I left her house, as I had so often left it that vanished June, in a mood of vague dissatisfaction. It was hours later, tossing about my bed in the hotel, that I realized what was the matter, what had always been the matter — I was deeply and incurably in love with her. In spite of every incompatibility, she was still, she would always be to me, the most attractive girl I had ever known. I told her so next afternoon. It was one of those hot days I knew so well, and Ailie sat beside me on a couch in the darkened library.

“Oh, no, I couldn’t marry you,” she said, almost frightened; “I don’t love you that way at all. . . . I never did. And you don’t love me. I didn’t mean to tell you now, but next month I’m going to marry another man. We’re not even announcing it, because I’ve done that twice before.” Suddenly it occurred to her that I might be hurt: “Andy, you just had a silly idea, didn’t you? You know I couldn’t ever marry a Northern man.”

“Who is he?” I demanded.

“A man from Savannah.”

“Are you in love with him?”

“Of course I am.” We both smiled. “Of course I am! What are you trying to make me say?”

There were no doubts, as there had been with other men. She couldn’t afford to let herself have doubts. I knew this because she had long ago stopped making any pretensions with me. This very naturalness, I realized, was because she didn’t consider me as a suitor. Beneath her mask of an instinctive thoroughbred she had always been on to herself, and she couldn’t believe that anyone not taken in to the point of uncritical worship could really love her. That was what she called being “sincere”; she felt most security with men like Canby and Earl Schoen, who were incapable of passing judgments on the ostensibly aristocratic heart.

“All right,” I said, as if she had asked my permission to marry. “Now, would you do something for me?”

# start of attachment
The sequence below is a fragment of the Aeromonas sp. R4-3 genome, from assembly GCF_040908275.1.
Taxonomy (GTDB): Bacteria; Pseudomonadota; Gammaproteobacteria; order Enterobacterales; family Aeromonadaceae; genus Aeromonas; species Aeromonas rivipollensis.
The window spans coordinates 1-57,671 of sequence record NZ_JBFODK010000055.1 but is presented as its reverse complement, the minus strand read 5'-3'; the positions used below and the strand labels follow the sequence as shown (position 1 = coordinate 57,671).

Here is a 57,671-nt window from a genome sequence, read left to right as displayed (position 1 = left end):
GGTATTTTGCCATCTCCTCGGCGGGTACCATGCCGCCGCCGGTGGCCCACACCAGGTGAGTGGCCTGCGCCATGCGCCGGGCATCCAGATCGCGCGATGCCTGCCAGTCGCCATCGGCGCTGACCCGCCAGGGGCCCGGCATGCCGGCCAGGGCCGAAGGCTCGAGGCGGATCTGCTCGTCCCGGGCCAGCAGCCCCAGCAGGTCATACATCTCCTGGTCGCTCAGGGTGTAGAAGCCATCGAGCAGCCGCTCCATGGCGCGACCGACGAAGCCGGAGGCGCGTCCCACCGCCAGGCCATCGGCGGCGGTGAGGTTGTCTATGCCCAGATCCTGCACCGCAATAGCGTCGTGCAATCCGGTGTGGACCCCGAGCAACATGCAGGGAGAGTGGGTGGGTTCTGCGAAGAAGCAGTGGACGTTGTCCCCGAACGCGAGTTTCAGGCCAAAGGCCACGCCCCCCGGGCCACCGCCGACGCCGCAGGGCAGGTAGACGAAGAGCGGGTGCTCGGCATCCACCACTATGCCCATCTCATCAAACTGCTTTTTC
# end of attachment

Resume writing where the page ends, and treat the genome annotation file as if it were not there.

“Anything.”

“Ride out to camp.”

“But there’s nothing left there, honey.”

“I don’t care.”

We walked downtown. The taxi driver in front of the hotel repeated her objection: “Nothing there now, cap.”

“Never mind. Go there anyhow.”

Twenty minutes later he stopped on a wide unfamiliar plain powdered with new cotton fields and marked with isolated clumps of pine.

“Like to drive over yonder where you see the smoke?” asked the driver. “That’s the new state prison.”

“No. Just drive along this road. I want to find where I used to live.”

An old race course, inconspicuous in the camp’s day of glory, had reared its dilapidated grandstand in the desolation. I tried in vain to orient myself.

“Go along this road past that clump of trees, and then turn right — no, turn left.”

He obeyed, with professional disgust.

“You won’t find a single thing, darling,” said Ailie. “The contractors took it all down.”

We rode slowly along the margin of the fields. It might have been here —

“All right. I want to get out,” I said suddenly.

I left Ailie sitting in the car, looking very beautiful with the warm breeze stirring her long, curly bob.

It might have been here. That would make the company streets down there and the mess shack, where we dined that night, just over the way.

The taxi driver regarded me indulgently while I stumbled here and there in the knee-deep underbrush, looking for my youth in a clapboard or a strip of roofing or a rusty tomato can. I tried to sight on a vaguely familiar clump of trees, but it was growing darker now and I couldn’t be quite sure they were the right trees.

“They’re going to fix up the old race course,” Ailie called from the car. “Tarleton’s getting quite doggy in its old age.”

No. Upon consideration they didn’t look like the right trees. All I could be sure of was this place that had once been so full of life and effort was gone, as if it had never existed, and that in another month Ailie would be gone, and the South would be empty for me forever.

http://ebooks.adelaide.edu.au/f/fitzgerald/f_scott/taps/chapter12.html

Last updated Friday, March 7, 2014 at 19:06